Thursday, October 10, 2019

Notes on Civil Disobedience, the Supreme Court, Civil Rights of LGBTQ+ people, #RiseUpOct8 #wearetheworkforce

Ken Schles photos and caption
"Listen to Dorothy.
Reactionary forces have tried time and time again to turn back the march of civil rights in this country, but let’s get specific on their latest shot across the bow.

Donald Trump has been packing the courts in deference to desires of the religious right, lead by Vice President Mike Pence and the press adverse Koch Industries funded Federalist Society who tend to recommend judicial nominees that reflect white patriarchy.
Racist, transphobic and homophobic policy and rhetoric has been emanating from the Administration from day one and now that there is a conservative majority in the #scotus hard fought civil rights are being threatened.
On October 8th the U.S. Supreme Court heard arguments to narrowly interpret Title VII of the landmark 1964 Civil Rights Act protecting workers against discrimination based on sex. The Administration sides with groups who say that protections for LGBT workers were not considered when the law was passed by Congress. If the court affirms protections in cases pending before the court, it would strengthen protections many thought were already in place. If the justices rule against upholding Title VII in these cases, it would legally marginalize LGBT members of society.
#surrenderdonald —you may try to influence the way the law is interpreted, but the law is coming after you.
Ken Schles 


Catherine Snyder is with Eric Sawyer and Benjamin Heim Shepard.
"133 protesters were arrested blocking the street across the Supreme Court in an act of non violent civil disobedience, as hundreds of LGBTQ+ advocates convened in Washington, DC on October 8, 2019 for a national day of action as a community response to the landmark Supreme Court hearings that could legalize workplace discrimination, primarily against LGBTQ+ people, on the basis of sexual orientation, gender identity, and gender presentation.
On  the way to DC with a friend.  
Luis Lopez and Eric Sawyer, ACT UP NYC 1990, Eric Sawyer on the way to DC 2019. 

Housing  Works organized the action:
“Today the Supreme Court will hear oral arguments in three separate cases to determine whether LGBTQ people are protected from workplace discrimination under Title VII of the Civil Rights Act. The implications are terrifying, as the Court could decide to legalize discrimination based on sexual orientation and/or gender identity. We won’t stand for this and don’t expect a pardon for our disruption.
Will support us as we fight for LGBTQ+ civil rights?”

For weeks, every queer activist I know talked about it.
Are you going to  DC on  Monday,  people asked at  Andy’s memorial on Saturday.
Are you going to do CD?
If you’ve done more than five in  the last two years in  DC, they will put you through the system they warned.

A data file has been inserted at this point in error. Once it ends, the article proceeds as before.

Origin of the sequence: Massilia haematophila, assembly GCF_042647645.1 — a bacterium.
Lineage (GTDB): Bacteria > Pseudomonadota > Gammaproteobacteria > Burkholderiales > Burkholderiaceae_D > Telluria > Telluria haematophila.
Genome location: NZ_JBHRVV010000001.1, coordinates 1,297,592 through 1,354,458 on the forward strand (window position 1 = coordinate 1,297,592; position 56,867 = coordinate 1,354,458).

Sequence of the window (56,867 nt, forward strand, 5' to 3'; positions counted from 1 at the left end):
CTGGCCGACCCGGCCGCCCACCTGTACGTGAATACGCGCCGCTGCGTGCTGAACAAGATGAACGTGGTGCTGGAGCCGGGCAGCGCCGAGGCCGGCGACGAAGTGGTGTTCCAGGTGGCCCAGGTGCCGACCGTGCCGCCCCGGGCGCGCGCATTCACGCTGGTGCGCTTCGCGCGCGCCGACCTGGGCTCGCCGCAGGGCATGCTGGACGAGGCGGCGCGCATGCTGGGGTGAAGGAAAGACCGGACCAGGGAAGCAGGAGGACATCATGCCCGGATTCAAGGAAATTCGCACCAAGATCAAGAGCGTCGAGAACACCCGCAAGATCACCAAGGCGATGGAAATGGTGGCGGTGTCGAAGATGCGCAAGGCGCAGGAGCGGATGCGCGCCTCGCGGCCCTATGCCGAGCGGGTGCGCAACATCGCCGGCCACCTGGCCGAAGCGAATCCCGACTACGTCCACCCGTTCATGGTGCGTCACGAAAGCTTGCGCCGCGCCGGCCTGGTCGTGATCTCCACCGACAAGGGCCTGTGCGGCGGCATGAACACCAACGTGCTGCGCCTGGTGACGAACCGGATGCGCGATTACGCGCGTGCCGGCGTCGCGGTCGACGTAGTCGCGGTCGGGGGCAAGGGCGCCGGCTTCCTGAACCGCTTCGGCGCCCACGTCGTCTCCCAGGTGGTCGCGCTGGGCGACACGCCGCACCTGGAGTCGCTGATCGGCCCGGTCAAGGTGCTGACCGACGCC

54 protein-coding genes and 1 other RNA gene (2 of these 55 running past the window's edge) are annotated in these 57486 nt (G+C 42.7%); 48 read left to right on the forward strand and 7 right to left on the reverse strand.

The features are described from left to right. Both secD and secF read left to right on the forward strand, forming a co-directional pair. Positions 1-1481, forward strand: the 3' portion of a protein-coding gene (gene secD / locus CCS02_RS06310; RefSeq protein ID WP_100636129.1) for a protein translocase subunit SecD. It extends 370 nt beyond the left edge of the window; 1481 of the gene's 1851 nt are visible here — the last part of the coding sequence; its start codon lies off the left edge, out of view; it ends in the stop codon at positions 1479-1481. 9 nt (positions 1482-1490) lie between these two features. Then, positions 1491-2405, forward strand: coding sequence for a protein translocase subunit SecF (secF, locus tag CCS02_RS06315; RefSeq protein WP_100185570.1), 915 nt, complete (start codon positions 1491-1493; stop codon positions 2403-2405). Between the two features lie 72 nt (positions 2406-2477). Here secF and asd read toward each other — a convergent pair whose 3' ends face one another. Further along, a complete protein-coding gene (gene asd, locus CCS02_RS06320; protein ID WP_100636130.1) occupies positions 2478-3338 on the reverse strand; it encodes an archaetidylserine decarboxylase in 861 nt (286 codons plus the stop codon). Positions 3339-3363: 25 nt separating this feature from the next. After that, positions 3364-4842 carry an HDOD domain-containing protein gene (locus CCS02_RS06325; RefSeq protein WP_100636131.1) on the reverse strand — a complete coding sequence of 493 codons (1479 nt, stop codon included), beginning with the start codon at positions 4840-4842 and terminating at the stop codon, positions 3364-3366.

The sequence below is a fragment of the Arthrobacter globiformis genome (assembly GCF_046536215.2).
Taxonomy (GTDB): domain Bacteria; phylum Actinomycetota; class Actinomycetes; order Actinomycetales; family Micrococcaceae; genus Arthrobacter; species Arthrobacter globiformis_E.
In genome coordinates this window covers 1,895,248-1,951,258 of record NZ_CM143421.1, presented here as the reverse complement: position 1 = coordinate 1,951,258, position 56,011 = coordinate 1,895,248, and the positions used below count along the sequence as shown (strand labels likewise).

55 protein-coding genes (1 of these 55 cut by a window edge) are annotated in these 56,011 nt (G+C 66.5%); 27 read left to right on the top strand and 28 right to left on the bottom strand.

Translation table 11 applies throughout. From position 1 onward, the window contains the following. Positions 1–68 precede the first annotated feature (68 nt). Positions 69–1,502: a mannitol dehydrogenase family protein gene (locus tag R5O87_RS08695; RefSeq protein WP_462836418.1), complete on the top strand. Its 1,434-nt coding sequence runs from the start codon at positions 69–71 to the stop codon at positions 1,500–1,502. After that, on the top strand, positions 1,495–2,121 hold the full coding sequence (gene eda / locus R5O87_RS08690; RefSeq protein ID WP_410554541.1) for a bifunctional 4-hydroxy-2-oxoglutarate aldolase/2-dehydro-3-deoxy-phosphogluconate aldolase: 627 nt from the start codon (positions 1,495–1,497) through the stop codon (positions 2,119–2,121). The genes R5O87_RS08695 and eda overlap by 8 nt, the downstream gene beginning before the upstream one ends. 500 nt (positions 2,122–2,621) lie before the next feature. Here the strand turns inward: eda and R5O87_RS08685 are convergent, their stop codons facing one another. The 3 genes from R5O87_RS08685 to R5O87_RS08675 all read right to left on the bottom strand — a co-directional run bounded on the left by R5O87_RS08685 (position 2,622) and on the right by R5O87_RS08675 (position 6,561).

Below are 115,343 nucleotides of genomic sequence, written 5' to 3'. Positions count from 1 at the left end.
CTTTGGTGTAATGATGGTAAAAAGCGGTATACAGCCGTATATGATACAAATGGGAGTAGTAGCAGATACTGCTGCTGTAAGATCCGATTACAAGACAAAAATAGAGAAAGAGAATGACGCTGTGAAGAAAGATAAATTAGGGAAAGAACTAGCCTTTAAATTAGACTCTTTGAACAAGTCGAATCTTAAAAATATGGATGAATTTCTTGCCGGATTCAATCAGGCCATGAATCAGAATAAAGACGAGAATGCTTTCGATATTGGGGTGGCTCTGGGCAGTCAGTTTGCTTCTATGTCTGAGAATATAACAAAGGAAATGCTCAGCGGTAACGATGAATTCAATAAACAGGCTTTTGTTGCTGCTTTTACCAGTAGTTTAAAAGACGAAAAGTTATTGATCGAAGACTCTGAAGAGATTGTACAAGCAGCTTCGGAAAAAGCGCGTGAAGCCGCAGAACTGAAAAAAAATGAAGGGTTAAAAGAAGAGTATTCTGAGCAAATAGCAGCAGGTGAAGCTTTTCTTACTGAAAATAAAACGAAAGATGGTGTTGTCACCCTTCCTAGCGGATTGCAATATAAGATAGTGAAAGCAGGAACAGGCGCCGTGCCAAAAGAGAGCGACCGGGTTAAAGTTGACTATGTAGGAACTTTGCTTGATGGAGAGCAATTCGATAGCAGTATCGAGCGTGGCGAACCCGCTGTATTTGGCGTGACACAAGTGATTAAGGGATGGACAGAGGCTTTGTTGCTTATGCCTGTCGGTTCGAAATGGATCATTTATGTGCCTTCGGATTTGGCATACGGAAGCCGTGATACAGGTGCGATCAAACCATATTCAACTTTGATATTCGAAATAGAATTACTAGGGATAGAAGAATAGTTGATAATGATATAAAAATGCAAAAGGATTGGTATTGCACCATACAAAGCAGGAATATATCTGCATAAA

Don’t worry about it, said others.
It’s going to be a  big  crowd.
That’s a lot of work for them and there will be  a lot  of repeat offenders there.
I hemmed and hawed about it all week.
Coordinated with friends, Tim and Ken and Kate and Reed about which bus we would take.
530 AM from  Union Square,  14th and 4th in  front of Walgreens.
Pix11 was there to interview us.
Eric and I  sat together.
“I’m scared” said Eric  Sawyer, one of the founders of ACT UP, Housing Works, and Healthgap.
We’d talk all day long about the implications of the cases before the court.
Fears  and reminders of old  horrors ebbing through the memories of activist after activist.
“They have a 5-4 majority.  They can do whatever they want,” said Reed, of Housing Works.
“I can’t sit home and not express my outrage that the rights of our community are going to be further eroded by the Supreme Court, which has been eroded and corrupted  by the right, for not allowing  Obama to fill the  seat when Justice Scalia,  one of the most bigoted justices ever, died, leaving a vacant seat. My outrage over that injustice lead me to at least two arrests at the confirmation farce of Kavanaugh, a rapist, onto  the court.  I can’t sit by and watch them strip our rights without letting them know I’m pissed.”
On these trips, we often talk about past direct actions, arrests, etc. I can name over thirty arrests over the last two decades. Eric can’t even  count them all.
Behind each arrest is a story. 
Eric recalled dynamics  involved in the case before  the  court when  he learned  about his health status as an HIV positive man three decades.
I asked about his first arrest with ACT  UP.
He was not able to get arrested much the first four years of  the group from 1987 to ’91.
“The employee manual at work said people  could be fired for any arrest or violations of the law.  So it wasn’t until I was forced into long-term disability when I got an AIDS diagnosis that I started participating in  civil disobedience.  Forced onto long-term disability – a significant reduction of my compensation – it  was homophobia and AIDSphobia.